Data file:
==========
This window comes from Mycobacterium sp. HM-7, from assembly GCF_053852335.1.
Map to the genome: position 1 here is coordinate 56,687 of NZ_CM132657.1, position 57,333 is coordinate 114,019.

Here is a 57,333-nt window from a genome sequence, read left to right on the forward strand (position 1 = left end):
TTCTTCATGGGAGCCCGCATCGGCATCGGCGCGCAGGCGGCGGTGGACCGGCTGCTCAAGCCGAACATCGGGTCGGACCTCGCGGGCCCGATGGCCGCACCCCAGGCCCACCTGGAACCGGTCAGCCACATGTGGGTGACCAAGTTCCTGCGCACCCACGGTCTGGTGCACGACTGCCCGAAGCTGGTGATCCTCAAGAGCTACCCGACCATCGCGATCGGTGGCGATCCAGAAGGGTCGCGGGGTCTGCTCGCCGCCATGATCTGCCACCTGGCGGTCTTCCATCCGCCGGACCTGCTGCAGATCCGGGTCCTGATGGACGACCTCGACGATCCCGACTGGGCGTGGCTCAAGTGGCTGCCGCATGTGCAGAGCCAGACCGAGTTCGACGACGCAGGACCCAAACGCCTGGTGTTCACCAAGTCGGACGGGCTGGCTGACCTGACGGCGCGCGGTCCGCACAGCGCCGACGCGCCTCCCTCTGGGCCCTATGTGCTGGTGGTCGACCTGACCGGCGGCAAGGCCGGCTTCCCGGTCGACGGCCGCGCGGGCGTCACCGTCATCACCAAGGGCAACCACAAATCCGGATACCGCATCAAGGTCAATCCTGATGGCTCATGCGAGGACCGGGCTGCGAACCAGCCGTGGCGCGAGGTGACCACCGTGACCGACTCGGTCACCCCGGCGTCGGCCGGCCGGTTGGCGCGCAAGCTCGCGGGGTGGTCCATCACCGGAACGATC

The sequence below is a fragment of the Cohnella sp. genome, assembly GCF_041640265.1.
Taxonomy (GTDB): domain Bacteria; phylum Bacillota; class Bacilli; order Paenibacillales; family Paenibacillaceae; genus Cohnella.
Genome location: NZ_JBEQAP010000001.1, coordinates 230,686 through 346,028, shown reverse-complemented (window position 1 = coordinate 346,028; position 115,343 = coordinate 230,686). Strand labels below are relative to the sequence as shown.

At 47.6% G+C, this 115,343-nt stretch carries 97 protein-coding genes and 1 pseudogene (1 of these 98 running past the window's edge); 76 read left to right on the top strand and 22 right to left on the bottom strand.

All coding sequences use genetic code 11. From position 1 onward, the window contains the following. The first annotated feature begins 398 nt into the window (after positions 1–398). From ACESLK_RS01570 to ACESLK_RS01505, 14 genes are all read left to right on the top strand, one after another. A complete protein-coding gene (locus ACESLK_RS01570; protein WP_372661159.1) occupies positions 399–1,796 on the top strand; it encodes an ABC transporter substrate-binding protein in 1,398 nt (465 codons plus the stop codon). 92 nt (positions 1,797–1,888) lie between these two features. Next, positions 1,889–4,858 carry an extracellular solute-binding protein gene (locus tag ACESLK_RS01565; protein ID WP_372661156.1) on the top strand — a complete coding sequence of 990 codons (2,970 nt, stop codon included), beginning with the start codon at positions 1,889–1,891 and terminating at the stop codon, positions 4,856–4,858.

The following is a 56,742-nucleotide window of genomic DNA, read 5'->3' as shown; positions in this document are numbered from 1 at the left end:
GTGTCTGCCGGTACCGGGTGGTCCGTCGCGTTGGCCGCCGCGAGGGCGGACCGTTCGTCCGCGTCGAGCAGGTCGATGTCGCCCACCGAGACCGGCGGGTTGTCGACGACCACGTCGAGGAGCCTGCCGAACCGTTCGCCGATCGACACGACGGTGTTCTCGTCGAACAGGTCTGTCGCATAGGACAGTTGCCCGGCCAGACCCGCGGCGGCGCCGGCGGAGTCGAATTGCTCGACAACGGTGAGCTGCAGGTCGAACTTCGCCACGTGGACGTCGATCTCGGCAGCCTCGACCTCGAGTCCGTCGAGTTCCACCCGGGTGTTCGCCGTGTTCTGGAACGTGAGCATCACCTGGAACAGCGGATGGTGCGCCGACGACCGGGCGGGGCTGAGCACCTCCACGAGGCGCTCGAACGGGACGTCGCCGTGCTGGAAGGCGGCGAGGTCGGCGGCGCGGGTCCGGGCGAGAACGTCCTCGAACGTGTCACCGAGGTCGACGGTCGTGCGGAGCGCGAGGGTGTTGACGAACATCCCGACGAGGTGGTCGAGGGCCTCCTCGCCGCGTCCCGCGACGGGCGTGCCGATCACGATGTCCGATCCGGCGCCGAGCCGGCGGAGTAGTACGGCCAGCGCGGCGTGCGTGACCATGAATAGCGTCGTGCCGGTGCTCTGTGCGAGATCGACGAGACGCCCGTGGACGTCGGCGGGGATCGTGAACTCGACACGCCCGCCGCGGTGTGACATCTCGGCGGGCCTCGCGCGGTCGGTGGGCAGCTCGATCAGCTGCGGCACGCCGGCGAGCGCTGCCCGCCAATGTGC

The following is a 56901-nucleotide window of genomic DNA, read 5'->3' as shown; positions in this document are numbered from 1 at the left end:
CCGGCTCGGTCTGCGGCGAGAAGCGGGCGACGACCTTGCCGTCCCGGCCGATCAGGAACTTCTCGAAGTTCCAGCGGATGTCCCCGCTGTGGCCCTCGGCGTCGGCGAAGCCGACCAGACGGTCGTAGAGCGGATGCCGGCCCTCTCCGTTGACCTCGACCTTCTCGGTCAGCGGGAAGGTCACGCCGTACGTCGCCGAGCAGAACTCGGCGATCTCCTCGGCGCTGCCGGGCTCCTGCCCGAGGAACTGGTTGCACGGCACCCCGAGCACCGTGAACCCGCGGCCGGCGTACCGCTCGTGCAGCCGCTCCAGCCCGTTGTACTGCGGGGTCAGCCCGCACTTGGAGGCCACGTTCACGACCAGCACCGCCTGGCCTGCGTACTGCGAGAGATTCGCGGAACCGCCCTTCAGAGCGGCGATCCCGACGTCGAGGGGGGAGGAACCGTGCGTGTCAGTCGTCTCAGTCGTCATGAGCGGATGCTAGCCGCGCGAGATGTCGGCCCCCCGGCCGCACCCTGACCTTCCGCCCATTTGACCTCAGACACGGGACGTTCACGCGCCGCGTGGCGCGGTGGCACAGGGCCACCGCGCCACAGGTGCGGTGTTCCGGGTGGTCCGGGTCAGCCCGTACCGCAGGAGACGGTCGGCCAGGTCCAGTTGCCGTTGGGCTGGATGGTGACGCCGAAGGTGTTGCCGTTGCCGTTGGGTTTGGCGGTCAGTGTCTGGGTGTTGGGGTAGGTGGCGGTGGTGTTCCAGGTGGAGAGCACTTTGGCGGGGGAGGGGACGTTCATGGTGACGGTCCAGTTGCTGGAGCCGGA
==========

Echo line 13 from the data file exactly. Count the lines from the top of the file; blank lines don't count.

CCGGCTCGGTCTGCGGCGAGAAGCGGGCGACGACCTTGCCGTCCCGGCCGATCAGGAACTTCTCGAAGTTCCAGCGGATGTCCCCGCTGTGGCCCTCGGCGTCGGCGAAGCCGACCAGACGGTCGTAGAGCGGATGCCGGCCCTCTCCGTTGACCTCGACCTTCTCGGTCAGCGGGAAGGTCACGCCGTACGTCGCCGAGCAGAACTCGGCGATCTCCTCGGCGCTGCCGGGCTCCTGCCCGAGGAACTGGTTGCACGGCACCCCGAGCACCGTGAACCCGCGGCCGGCGTACCGCTCGTGCAGCCGCTCCAGCCCGTTGTACTGCGGGGTCAGCCCGCACTTGGAGGCCACGTTCACGACCAGCACCGCCTGGCCTGCGTACTGCGAGAGATTCGCGGAACCGCCCTTCAGAGCGGCGATCCCGACGTCGAGGGGGGAGGAACCGTGCGTGTCAGTCGTCTCAGTCGTCATGAGCGGATGCTAGCCGCGCGAGATGTCGGCCCCCCGGCCGCACCCTGACCTTCCGCCCATTTGACCTCAGACACGGGACGTTCACGCGCCGCGTGGCGCGGTGGCACAGGGCCACCGCGCCACAGGTGCGGTGTTCCGGGTGGTCCGGGTCAGCCCGTACCGCAGGAGACGGTCGGCCAGGTCCAGTTGCCGTTGGGCTGGATGGTGACGCCGAAGGTGTTGCCGTTGCCGTTGGGTTTGGCGGTCAGTGTCTGGGTGTTGGGGTAGGTGGCGGTGGTGTTCCAGGTGGAGAGCACTTTGGCGGGGGAGGGGACGTTCATGGTGACGGTCCAGTTGCTGGAGCCGGA